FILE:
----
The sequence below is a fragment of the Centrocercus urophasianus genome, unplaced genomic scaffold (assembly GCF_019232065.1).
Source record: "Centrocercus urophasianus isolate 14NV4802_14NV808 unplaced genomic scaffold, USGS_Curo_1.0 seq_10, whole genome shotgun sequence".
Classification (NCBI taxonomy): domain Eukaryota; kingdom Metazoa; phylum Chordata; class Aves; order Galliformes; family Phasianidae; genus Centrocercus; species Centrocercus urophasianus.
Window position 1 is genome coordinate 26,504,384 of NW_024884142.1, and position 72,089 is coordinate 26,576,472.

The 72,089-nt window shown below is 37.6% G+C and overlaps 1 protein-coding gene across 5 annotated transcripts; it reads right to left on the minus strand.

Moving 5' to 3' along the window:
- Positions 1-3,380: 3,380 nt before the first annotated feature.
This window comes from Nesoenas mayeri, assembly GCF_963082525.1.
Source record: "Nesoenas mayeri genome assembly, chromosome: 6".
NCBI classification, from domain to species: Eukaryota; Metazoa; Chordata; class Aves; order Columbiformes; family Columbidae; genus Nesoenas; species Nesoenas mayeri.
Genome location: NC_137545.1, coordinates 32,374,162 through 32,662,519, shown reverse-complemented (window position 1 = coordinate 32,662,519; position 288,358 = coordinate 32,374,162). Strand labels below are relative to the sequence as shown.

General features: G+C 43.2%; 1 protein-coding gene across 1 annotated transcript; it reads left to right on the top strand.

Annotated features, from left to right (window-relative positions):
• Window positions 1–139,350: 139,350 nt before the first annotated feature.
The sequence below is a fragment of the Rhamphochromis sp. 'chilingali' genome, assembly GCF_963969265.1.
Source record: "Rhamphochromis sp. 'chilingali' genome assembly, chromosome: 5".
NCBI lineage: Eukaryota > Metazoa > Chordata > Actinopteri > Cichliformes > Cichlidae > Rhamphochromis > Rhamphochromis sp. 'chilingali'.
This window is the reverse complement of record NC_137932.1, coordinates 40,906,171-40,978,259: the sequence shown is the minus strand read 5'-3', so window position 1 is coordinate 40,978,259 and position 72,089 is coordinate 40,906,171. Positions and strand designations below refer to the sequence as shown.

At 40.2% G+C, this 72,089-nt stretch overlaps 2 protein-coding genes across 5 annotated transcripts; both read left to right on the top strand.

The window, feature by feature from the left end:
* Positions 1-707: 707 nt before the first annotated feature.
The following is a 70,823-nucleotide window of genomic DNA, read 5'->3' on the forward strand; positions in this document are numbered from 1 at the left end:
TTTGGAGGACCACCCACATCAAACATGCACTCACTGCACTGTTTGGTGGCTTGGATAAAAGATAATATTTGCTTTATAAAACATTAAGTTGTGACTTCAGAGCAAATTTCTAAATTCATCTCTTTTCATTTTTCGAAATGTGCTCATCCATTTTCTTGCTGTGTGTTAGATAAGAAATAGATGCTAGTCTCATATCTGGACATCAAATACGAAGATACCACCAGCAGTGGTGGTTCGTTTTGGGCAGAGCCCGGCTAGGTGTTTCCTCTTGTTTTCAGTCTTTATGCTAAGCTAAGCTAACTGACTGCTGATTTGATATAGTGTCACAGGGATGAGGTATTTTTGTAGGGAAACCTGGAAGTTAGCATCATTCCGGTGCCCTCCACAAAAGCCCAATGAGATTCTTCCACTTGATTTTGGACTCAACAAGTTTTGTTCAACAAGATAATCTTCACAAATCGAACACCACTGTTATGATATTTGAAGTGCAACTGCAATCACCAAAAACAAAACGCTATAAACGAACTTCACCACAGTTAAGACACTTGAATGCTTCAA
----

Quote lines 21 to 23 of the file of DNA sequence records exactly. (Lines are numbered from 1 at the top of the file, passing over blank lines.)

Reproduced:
* Positions 1-707: 707 nt before the first annotated feature.
The following is a 70,823-nucleotide window of genomic DNA, read 5'->3' on the forward strand; positions in this document are numbered from 1 at the left end:
TTTGGAGGACCACCCACATCAAACATGCACTCACTGCACTGTTTGGTGGCTTGGATAAAAGATAATATTTGCTTTATAAAACATTAAGTTGTGACTTCAGAGCAAATTTCTAAATTCATCTCTTTTCATTTTTCGAAATGTGCTCATCCATTTTCTTGCTGTGTGTTAGATAAGAAATAGATGCTAGTCTCATATCTGGACATCAAATACGAAGATACCACCAGCAGTGGTGGTTCGTTTTGGGCAGAGCCCGGCTAGGTGTTTCCTCTTGTTTTCAGTCTTTATGCTAAGCTAAGCTAACTGACTGCTGATTTGATATAGTGTCACAGGGATGAGGTATTTTTGTAGGGAAACCTGGAAGTTAGCATCATTCCGGTGCCCTCCACAAAAGCCCAATGAGATTCTTCCACTTGATTTTGGACTCAACAAGTTTTGTTCAACAAGATAATCTTCACAAATCGAACACCACTGTTATGATATTTGAAGTGCAACTGCAATCACCAAAAACAAAACGCTATAAACGAACTTCACCACAGTTAAGACACTTGAATGCTTCAA